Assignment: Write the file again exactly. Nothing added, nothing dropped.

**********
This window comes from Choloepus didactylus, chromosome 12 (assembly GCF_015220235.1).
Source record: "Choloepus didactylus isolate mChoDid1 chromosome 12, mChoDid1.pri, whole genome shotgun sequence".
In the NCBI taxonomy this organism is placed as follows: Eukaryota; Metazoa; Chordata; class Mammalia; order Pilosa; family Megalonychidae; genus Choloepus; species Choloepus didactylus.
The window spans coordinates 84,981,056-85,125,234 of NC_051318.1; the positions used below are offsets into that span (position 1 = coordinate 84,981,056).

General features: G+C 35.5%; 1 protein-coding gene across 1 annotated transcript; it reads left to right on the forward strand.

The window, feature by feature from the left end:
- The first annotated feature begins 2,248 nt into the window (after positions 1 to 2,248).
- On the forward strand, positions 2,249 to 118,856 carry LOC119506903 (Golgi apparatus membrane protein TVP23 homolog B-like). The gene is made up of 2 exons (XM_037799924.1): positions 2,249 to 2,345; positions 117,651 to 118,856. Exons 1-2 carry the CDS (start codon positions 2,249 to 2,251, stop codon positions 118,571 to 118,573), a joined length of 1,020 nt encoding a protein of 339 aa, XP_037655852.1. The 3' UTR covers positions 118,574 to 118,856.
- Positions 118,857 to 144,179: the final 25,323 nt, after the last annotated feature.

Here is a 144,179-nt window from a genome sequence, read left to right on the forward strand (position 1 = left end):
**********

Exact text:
This window comes from Choloepus didactylus, chromosome 12 (assembly GCF_015220235.1).
Source record: "Choloepus didactylus isolate mChoDid1 chromosome 12, mChoDid1.pri, whole genome shotgun sequence".
In the NCBI taxonomy this organism is placed as follows: Eukaryota; Metazoa; Chordata; class Mammalia; order Pilosa; family Megalonychidae; genus Choloepus; species Choloepus didactylus.
The window spans coordinates 84,981,056-85,125,234 of NC_051318.1; the positions used below are offsets into that span (position 1 = coordinate 84,981,056).

General features: G+C 35.5%; 1 protein-coding gene across 1 annotated transcript; it reads left to right on the forward strand.

The window, feature by feature from the left end:
- The first annotated feature begins 2,248 nt into the window (after positions 1 to 2,248).
- On the forward strand, positions 2,249 to 118,856 carry LOC119506903 (Golgi apparatus membrane protein TVP23 homolog B-like). The gene is made up of 2 exons (XM_037799924.1): positions 2,249 to 2,345; positions 117,651 to 118,856. Exons 1-2 carry the CDS (start codon positions 2,249 to 2,251, stop codon positions 118,571 to 118,573), a joined length of 1,020 nt encoding a protein of 339 aa, XP_037655852.1. The 3' UTR covers positions 118,574 to 118,856.
- Positions 118,857 to 144,179: the final 25,323 nt, after the last annotated feature.

Here is a 144,179-nt window from a genome sequence, read left to right on the forward strand (position 1 = left end):